Disaster in the Himalayas: Rising death toll from unseasonal series of blizzards and avalanches is 'one of the worst mountaineering accidents' in living memory

Eleven backpackers and three Nepalese yak herders among those killed along popular trekking route

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The Independent Online

Mountain rescue teams in Nepal are searching for scores of missing trekkers after unseasonal blizzards and avalanches killed at least 20 people along the high-altitude Annapurna mountain route, which is popular with backpackers.

Army and civilian rescue workers say between 73 and 85 trekkers registered on the trail are still unaccounted for. Not all of these were necessarily trapped by the weather and some may have left the area, rescue workers said.

But with so many missing the death toll, which included 11 foreigners and three yak herders, was expected to rise. The snowstorms were brought by the tail end of a cyclone that struck eastern India last weekend.

The disaster was the second to strike in Nepal this year, after an ice avalanche killed 16 Sherpa guides on Mount Everest in April.

“This is one of the worst mountaineering accidents that I can remember,” said Gopal Babu Shrestha, the treasurer of the Trekking Agencies’ Association of Nepal, who has been helping with the rescue. “It is inevitable that the death toll will rise from here.”

Mr Shrestha took part in helicopter rescue operations on Wednesday and said he had seen what looked like bright jackets and backpacks scattered near the Thorang-La pass, at an altitude of 5,416 metres (17,769 feet).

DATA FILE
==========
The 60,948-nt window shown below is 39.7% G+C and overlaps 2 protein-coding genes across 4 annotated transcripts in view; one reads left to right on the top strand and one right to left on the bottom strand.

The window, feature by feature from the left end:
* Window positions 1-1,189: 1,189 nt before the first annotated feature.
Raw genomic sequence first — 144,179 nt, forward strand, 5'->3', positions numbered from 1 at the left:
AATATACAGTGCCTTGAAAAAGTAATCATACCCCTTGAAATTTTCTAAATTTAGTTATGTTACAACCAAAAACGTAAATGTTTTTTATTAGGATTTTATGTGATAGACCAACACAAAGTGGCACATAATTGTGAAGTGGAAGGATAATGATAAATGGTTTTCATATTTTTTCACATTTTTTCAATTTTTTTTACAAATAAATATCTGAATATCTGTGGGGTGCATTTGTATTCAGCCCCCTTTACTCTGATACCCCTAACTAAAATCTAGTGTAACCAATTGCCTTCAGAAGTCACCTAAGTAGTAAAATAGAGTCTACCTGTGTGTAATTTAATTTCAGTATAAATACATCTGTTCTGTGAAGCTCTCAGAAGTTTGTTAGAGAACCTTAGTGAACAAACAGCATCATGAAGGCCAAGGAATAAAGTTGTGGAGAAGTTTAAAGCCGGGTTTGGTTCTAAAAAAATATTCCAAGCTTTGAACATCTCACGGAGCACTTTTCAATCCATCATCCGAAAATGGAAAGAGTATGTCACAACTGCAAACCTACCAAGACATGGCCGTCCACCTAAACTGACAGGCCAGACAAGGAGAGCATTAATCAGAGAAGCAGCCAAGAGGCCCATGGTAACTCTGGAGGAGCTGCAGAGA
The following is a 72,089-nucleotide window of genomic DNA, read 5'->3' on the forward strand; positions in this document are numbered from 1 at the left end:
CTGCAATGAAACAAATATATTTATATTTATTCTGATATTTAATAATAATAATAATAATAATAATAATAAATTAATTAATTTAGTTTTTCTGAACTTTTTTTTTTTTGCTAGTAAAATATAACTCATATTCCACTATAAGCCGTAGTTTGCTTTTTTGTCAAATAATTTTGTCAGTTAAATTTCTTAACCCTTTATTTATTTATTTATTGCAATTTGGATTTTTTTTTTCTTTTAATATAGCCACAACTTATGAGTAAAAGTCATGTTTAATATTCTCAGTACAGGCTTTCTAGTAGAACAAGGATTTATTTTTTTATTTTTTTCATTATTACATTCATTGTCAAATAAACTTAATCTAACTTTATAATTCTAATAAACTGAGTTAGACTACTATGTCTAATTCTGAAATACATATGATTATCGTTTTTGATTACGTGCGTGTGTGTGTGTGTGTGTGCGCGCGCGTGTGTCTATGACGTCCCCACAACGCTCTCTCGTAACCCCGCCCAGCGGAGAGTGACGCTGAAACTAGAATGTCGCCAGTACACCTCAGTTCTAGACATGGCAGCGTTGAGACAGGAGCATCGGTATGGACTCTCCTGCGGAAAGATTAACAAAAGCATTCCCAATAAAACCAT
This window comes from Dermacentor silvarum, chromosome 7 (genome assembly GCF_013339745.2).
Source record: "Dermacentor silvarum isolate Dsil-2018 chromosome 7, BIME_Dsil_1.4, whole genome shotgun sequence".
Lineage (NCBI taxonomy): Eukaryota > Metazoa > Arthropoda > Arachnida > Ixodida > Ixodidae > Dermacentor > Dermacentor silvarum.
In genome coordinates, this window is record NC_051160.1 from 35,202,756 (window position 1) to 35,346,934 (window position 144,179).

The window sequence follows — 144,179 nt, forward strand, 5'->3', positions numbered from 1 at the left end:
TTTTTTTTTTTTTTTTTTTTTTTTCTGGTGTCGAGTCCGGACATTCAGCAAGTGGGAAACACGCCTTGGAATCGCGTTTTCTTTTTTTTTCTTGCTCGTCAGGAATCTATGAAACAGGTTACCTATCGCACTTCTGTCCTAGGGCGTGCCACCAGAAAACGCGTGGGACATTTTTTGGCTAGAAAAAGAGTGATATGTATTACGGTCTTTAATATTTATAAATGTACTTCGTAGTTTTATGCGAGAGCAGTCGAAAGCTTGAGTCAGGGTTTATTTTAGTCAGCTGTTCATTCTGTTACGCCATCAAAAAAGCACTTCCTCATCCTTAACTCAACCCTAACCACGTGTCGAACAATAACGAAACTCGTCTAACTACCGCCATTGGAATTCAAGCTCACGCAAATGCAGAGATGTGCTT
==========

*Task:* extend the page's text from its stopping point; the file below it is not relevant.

The pass is the highest point of the trail, which loops around the Annapurna peak, the world’s 10th highest mountain.

A patient list at the army hospital in Kathmandu includes the names of 14 rescued trekkers (AP)

A Facebook page set up on Wednesday to help friends and relatives trace loved ones trekking in Nepal quickly filled with concerned posts from the United States, Canada, Australia and South Korea.

Rescue efforts focused on the Thorang-La area, where a blizzard on Wednesday killed six Nepali citizens, three Polish nationals and three Israeli hikers. Separately, in the neighbouring district of Manang, four Canadian hikers and an Indian national were killed in an avalanche.

About 15 people have been rescued, and some are recovering in hospital in Nepal’s capital, Kathmandu.

The 240km (150-mile) Annapurna circuit offers spectacular views of jagged peaks and Buddhist villages.The trail takes almost three weeks to complete and is perhaps the most walked route in the Himalayas. It is dubbed the “apple pie” circuit because of the teahouses lining the route that offer cold beer and home baking.

“It is our most popular trek,” said Hari Thapoliya, a member of the Trekking Team Group in Kathmandu, which offers guides to tourists.

“It is not particularly challenging. If you keep fit by running or doing other exercise you can do it.”

Rescue team members carry a victim of the avalanche (AP)

Nepal is home to eight of the world’s 14 highest mountains, including Mount Everest, and the hikers’ deaths come during the peak trekking season, which is October and November.

For two days this week, Nepal was lashed by heavy rain brought by the cyclone that also battered neighbouring India, killing at least 24 people. In Nepal, the weather triggered blizzards at high altitudes.

A ground team of about 50 soldiers and police joined army helicopters looking for survivors or bodies.

“The weather is good,” said Baburam Bhandari, district governor of Mustang district, the area worst hit by the disaster. “One army helicopter has already left for the site and more helicopters will be pressed into service later.”

Nepal’s climbing business is still recovering from the shock of an ice avalanche that struck the lower reaches of Mount Everest in April, killing 16 guides in the worst disaster in the history of the world’s highest peak.

Of nearly 800,000 tourists who visited Nepal in 2013, more than one in 10 went hiking or climbing, providing an important revenue stream for the aid-dependent country, which relies on income from tourism for 4 per cent of its gross domestic product.